A San Diego-based U.S. Navy military police officer accused of sexually assaulting a teenage girl he met on a social networking app for minors was found guilty.
According to the U.S. Attorney's office, Isaiah Smallwood-Jackson posed as a teenager on the "SpotaFriend" app, created for minors between 13 and 19, and began a conversation with a 14-year-old girl.
Communicating through the app, Smallwood-Jackson told the girl he was 21 and that he didn't she was a minor.
A Federal complaint filed last year alleges that Smallwood-Jackson exchanged cell phone numbers with the teen and convinced her to send him sexually explicit photos and share her address.
The teen repeatedly told Smallwood-Jackson she wasn't sure about meeting up with him but he told her to "take a leap of faith."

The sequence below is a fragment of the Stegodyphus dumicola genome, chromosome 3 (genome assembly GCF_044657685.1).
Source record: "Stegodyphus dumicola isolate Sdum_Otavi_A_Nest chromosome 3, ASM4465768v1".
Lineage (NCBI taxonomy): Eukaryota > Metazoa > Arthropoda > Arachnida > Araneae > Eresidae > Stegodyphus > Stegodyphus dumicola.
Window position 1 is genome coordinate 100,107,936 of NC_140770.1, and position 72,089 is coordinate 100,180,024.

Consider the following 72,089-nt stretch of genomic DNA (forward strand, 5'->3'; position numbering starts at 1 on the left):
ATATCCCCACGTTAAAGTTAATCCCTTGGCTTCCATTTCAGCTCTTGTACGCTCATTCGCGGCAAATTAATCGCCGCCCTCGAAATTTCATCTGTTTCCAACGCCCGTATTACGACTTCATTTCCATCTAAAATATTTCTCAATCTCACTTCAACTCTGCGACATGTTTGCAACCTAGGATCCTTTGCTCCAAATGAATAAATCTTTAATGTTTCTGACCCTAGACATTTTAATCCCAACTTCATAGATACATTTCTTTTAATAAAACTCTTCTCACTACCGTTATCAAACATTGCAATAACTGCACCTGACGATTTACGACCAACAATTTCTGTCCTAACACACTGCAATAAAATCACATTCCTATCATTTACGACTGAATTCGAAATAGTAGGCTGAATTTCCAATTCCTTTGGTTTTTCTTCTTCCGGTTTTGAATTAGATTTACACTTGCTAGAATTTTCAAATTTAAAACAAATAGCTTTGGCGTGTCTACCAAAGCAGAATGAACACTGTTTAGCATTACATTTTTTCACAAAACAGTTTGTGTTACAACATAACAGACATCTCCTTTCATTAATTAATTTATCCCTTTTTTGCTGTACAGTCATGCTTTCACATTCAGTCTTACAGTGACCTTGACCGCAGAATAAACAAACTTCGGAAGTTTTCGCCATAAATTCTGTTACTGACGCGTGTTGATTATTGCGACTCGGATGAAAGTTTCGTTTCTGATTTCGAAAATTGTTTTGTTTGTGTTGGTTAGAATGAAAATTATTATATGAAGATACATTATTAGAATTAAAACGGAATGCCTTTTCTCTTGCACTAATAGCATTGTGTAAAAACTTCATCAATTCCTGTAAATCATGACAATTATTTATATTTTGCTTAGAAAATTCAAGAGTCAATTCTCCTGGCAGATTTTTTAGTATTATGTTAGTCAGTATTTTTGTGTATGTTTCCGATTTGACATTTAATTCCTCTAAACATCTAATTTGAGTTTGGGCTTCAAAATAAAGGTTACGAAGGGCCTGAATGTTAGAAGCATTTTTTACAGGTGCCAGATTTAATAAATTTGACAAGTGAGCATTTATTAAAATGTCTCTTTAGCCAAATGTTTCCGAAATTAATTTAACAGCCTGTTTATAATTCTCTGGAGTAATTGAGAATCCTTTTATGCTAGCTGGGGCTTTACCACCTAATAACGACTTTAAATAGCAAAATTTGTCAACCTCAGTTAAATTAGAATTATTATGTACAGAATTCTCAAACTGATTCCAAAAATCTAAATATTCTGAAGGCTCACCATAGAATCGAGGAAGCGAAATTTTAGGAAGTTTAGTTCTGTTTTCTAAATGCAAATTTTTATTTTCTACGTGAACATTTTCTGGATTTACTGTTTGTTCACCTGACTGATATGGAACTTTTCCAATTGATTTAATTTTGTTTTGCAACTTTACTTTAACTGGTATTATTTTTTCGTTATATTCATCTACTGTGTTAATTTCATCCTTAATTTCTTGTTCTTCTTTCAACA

After she agreed, he went to her house and engaged in sexual activity with her, the U.S. Attorney's office said.
In text messages following the encounter, Smallwood-Jackson apologized to the victim for hurting her.
The victim reportedly disclosed the event to her sister who reported it to law enforcement.
Smallwood-Jackson was found guilty by a jury of production of child pornography and enticement of a minor. The mandatory minimum sentence for the convictions are 15 and 10 years, respectively, in prison.
“Internet predators beware: the Department of Justice is committed to striking back against repugnant crimes against innocent children," U.S. Attorney Adam Braverman said. “No child should ever have to endure sexual abuse. The United States will utilize every tool available to it to hold these predators accountable.”
Smallwood-Jackson is scheduled to be sentenced Jan. 28.